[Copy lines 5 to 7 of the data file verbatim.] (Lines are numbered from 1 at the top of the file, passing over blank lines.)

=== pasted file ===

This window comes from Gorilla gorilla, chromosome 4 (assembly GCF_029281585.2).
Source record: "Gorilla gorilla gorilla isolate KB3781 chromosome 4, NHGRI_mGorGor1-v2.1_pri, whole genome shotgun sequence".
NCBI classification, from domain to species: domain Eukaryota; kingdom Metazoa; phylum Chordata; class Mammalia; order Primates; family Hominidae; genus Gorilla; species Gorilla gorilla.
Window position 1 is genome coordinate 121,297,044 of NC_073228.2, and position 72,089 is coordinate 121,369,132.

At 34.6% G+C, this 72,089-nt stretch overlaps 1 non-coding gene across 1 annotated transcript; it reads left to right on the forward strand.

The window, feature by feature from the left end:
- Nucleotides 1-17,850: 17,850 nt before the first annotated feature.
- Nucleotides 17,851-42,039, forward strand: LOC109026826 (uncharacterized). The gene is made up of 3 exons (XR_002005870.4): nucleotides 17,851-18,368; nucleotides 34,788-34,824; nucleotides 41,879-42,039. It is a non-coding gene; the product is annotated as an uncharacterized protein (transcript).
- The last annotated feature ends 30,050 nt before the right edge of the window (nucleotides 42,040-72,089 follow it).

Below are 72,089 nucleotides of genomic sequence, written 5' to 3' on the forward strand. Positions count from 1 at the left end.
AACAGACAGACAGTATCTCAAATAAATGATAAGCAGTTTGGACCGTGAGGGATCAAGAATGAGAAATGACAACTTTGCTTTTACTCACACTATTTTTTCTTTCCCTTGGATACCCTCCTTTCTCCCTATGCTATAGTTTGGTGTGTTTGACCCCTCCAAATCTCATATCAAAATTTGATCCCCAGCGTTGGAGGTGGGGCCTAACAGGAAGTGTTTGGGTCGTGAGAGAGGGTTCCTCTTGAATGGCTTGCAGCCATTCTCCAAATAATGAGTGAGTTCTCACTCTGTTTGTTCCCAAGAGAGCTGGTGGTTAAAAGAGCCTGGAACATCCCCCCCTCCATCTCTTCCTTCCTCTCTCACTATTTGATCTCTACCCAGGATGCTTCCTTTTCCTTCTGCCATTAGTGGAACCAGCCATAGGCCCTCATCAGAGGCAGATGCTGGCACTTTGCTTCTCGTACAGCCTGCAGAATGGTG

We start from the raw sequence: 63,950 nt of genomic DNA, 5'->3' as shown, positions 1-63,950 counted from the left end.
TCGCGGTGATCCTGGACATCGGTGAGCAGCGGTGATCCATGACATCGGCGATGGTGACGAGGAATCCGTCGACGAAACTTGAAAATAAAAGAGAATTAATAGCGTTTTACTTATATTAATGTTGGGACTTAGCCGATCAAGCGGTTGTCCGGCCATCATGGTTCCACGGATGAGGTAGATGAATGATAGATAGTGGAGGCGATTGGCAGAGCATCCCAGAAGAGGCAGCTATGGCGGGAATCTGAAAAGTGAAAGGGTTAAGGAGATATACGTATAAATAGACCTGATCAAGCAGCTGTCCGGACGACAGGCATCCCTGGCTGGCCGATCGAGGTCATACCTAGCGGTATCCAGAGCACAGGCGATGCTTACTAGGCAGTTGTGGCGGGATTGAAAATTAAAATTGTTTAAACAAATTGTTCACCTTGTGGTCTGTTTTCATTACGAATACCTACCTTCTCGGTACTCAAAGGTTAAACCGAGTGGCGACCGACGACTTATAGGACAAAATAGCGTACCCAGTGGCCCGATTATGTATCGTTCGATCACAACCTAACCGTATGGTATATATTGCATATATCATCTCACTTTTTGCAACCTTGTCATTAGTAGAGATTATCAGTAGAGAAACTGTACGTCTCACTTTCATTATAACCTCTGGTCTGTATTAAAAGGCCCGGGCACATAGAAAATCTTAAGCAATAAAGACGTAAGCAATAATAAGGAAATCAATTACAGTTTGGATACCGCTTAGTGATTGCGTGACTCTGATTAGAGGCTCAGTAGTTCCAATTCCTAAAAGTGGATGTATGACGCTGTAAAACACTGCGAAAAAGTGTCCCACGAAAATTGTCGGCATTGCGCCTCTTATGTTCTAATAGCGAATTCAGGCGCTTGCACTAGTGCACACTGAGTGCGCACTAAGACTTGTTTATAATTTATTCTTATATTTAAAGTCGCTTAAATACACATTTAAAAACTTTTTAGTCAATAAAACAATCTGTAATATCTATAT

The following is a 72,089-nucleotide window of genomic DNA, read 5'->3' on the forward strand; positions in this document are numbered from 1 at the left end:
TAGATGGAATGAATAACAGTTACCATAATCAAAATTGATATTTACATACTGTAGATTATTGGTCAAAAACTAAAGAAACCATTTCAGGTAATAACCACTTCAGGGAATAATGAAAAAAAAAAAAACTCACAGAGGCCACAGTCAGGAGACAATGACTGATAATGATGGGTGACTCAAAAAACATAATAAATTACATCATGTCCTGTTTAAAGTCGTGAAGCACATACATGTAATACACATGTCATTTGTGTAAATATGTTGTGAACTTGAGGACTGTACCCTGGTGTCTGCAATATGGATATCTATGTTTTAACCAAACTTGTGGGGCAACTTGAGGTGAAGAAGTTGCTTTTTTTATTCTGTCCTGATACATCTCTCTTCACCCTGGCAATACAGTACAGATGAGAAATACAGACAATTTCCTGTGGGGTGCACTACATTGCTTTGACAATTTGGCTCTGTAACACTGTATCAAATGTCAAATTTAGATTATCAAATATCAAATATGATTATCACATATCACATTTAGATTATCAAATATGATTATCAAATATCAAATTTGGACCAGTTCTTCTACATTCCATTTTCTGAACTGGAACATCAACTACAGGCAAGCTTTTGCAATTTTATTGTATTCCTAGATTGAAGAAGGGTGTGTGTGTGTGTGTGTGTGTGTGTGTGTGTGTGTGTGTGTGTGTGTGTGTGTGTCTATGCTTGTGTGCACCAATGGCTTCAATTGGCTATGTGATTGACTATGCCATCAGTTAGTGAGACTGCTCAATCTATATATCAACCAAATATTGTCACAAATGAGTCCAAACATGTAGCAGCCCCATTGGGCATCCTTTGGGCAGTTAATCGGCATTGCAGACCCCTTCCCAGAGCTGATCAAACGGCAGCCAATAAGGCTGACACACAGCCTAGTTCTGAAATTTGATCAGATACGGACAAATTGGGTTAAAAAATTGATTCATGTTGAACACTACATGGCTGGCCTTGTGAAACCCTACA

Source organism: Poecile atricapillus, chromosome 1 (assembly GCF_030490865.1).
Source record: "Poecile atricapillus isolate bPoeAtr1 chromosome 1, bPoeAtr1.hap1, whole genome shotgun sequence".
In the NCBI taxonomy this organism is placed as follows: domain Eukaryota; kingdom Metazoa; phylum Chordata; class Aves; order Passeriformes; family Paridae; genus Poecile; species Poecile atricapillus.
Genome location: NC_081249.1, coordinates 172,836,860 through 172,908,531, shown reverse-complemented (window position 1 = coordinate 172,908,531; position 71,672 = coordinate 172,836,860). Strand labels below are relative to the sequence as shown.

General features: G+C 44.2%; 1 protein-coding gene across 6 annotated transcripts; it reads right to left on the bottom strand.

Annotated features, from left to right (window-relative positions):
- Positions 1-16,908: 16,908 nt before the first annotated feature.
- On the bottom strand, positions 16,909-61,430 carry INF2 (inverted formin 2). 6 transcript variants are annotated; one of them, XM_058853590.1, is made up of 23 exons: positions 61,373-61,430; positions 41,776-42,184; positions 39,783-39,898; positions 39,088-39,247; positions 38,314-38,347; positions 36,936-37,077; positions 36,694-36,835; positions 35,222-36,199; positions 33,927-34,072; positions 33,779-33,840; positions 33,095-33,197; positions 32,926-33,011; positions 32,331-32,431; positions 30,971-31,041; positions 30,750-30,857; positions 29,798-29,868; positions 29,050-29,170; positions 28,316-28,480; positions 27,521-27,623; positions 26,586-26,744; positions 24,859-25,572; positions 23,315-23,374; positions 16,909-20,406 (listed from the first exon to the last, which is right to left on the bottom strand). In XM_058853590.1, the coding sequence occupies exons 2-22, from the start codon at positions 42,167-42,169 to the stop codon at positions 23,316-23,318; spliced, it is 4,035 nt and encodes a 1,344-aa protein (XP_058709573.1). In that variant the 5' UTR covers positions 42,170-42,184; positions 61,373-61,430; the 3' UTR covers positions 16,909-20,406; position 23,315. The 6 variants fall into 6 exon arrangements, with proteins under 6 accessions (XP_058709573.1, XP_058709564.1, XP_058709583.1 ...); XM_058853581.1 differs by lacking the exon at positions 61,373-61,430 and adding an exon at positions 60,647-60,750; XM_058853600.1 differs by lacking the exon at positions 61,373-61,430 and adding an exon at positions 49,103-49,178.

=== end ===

At 34.6% G+C, this 72,089-nt stretch overlaps 1 non-coding gene across 1 annotated transcript; it reads left to right on the forward strand.

The window, feature by feature from the left end:
- Nucleotides 1-17,850: 17,850 nt before the first annotated feature.